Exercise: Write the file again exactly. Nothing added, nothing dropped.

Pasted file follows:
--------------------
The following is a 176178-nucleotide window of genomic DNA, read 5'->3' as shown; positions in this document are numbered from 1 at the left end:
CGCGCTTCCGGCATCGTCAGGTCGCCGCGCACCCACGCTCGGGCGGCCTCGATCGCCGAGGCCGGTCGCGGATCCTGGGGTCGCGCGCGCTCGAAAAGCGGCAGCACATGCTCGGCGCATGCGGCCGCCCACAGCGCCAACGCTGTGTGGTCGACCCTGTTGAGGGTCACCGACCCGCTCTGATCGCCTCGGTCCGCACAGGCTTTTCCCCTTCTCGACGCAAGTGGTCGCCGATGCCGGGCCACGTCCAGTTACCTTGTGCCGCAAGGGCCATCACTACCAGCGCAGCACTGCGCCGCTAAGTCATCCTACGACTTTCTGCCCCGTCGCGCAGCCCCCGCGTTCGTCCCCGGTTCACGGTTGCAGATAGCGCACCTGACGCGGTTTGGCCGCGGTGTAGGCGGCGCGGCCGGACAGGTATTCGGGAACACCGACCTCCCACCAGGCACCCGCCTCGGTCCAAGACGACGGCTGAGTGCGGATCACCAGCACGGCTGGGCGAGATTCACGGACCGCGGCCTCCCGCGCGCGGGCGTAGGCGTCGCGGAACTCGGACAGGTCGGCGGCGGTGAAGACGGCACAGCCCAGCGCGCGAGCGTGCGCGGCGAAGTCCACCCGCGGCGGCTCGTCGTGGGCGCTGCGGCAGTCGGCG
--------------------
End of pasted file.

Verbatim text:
The following is a 176178-nucleotide window of genomic DNA, read 5'->3' as shown; positions in this document are numbered from 1 at the left end:
CGCGCTTCCGGCATCGTCAGGTCGCCGCGCACCCACGCTCGGGCGGCCTCGATCGCCGAGGCCGGTCGCGGATCCTGGGGTCGCGCGCGCTCGAAAAGCGGCAGCACATGCTCGGCGCATGCGGCCGCCCACAGCGCCAACGCTGTGTGGTCGACCCTGTTGAGGGTCACCGACCCGCTCTGATCGCCTCGGTCCGCACAGGCTTTTCCCCTTCTCGACGCAAGTGGTCGCCGATGCCGGGCCACGTCCAGTTACCTTGTGCCGCAAGGGCCATCACTACCAGCGCAGCACTGCGCCGCTAAGTCATCCTACGACTTTCTGCCCCGTCGCGCAGCCCCCGCGTTCGTCCCCGGTTCACGGTTGCAGATAGCGCACCTGACGCGGTTTGGCCGCGGTGTAGGCGGCGCGGCCGGACAGGTATTCGGGAACACCGACCTCCCACCAGGCACCCGCCTCGGTCCAAGACGACGGCTGAGTGCGGATCACCAGCACGGCTGGGCGAGATTCACGGACCGCGGCCTCCCGCGCGCGGGCGTAGGCGTCGCGGAACTCGGACAGGTCGGCGGCGGTGAAGACGGCACAGCCCAGCGCGCGAGCGTGCGCGGCGAAGTCCACCCGCGGCGGCTCGTCGTGGGCGCTGCGGCAGTCGGCG